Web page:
Contract Enforceability and Economic Institutions in Early Trade: The Maghribi Traders' Coalition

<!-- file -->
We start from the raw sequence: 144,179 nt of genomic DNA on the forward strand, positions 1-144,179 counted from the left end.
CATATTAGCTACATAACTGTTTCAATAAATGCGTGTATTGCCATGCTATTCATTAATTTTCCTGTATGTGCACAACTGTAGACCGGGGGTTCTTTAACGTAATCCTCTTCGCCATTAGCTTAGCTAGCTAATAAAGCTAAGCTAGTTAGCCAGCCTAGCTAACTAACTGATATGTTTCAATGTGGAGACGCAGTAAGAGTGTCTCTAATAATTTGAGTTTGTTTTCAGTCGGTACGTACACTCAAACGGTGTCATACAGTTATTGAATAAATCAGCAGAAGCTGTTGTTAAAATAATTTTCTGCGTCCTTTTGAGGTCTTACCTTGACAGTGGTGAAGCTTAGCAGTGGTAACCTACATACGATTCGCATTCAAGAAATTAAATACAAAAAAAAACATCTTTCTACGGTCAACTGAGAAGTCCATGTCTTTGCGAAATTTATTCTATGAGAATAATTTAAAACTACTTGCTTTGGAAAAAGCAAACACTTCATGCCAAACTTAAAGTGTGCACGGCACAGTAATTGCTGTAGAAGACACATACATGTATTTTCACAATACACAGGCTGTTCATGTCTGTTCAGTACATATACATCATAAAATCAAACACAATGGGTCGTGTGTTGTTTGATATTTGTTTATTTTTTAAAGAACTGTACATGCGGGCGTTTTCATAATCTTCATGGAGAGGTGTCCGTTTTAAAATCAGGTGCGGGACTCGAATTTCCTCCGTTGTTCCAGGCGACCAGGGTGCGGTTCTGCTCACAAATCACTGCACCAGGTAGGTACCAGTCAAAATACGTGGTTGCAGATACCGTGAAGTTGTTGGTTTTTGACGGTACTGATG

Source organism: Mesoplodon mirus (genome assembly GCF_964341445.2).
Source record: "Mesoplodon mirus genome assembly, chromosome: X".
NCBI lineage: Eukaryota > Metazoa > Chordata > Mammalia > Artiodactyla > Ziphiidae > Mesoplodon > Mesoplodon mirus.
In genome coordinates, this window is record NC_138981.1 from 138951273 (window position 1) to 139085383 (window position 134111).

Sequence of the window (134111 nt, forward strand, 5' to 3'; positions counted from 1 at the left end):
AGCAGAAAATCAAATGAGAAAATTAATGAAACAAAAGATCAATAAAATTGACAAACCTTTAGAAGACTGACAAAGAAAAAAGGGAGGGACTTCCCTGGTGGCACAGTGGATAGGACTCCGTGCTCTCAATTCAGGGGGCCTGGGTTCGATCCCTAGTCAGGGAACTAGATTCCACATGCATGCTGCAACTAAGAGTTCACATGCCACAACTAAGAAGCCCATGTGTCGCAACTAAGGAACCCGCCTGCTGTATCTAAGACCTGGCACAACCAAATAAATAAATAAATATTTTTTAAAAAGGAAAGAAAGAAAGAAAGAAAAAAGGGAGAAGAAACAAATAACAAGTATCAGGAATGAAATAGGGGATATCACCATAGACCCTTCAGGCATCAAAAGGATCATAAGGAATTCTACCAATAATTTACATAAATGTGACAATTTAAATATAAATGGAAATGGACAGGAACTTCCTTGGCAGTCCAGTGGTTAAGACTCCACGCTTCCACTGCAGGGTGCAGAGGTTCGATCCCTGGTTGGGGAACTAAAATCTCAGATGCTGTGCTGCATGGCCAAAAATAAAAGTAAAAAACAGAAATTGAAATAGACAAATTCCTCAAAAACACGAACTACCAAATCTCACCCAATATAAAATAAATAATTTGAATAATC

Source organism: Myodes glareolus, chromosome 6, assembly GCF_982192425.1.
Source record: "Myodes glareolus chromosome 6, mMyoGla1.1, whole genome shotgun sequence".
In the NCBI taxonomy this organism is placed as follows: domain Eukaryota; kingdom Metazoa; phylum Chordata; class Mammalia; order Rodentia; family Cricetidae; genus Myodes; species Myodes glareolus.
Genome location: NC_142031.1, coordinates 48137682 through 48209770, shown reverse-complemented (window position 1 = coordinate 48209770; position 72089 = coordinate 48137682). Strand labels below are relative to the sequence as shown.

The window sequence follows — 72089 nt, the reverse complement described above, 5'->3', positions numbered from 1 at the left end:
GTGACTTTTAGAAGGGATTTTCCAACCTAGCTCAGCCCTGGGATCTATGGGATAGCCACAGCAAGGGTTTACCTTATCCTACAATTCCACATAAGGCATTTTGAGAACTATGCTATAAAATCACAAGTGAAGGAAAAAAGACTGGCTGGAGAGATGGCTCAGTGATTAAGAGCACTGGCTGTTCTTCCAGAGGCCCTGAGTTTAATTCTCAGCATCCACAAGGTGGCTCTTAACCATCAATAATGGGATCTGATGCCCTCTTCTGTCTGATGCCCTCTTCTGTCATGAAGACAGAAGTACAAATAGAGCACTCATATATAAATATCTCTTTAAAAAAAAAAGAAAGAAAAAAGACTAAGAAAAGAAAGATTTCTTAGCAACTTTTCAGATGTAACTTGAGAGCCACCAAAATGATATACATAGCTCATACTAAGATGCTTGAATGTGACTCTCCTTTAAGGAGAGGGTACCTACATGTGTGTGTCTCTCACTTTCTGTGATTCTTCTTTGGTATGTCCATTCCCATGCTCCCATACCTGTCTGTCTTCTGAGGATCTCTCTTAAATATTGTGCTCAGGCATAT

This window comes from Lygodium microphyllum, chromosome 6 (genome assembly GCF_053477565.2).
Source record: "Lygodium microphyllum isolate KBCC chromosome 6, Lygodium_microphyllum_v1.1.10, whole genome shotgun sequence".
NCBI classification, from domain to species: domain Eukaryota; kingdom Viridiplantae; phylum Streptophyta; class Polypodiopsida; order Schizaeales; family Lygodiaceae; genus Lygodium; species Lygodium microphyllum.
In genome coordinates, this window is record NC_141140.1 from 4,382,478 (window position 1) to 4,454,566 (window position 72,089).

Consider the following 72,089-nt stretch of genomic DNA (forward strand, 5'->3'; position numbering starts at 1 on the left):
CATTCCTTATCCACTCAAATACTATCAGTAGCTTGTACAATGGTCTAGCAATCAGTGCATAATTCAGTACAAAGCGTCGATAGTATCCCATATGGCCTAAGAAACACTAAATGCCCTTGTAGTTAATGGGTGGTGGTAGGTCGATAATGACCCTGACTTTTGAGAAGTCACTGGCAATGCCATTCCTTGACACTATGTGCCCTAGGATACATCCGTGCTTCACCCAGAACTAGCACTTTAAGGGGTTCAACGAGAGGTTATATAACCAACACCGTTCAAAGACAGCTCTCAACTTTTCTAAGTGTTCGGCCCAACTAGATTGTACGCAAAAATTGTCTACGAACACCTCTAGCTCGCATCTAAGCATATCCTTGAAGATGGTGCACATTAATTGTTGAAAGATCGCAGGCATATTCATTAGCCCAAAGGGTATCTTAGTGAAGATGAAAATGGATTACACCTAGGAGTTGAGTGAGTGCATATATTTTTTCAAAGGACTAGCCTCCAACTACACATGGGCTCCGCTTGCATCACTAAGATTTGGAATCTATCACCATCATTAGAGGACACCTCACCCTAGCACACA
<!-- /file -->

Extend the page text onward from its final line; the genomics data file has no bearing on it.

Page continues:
This paper presents an economic institution which enabled eleventh-century traders to benefit from employing overseas agents despite the commitment problem inherent in these relations. Agency relations were governed by a coalition--an economic institution in which expectations, implicit contractual relations, and a specific information-transmission mechanism supported the operation of a reputation mechanism. Historical records and a simple game-theoretical model are used to examine this institution. The study highlights the interaction between social and economic institutions, the determinants of business practices, the nature of the merchants' law, and the interrelations between market and nonmarket institutions. Copyright 1993 by American Economic Association.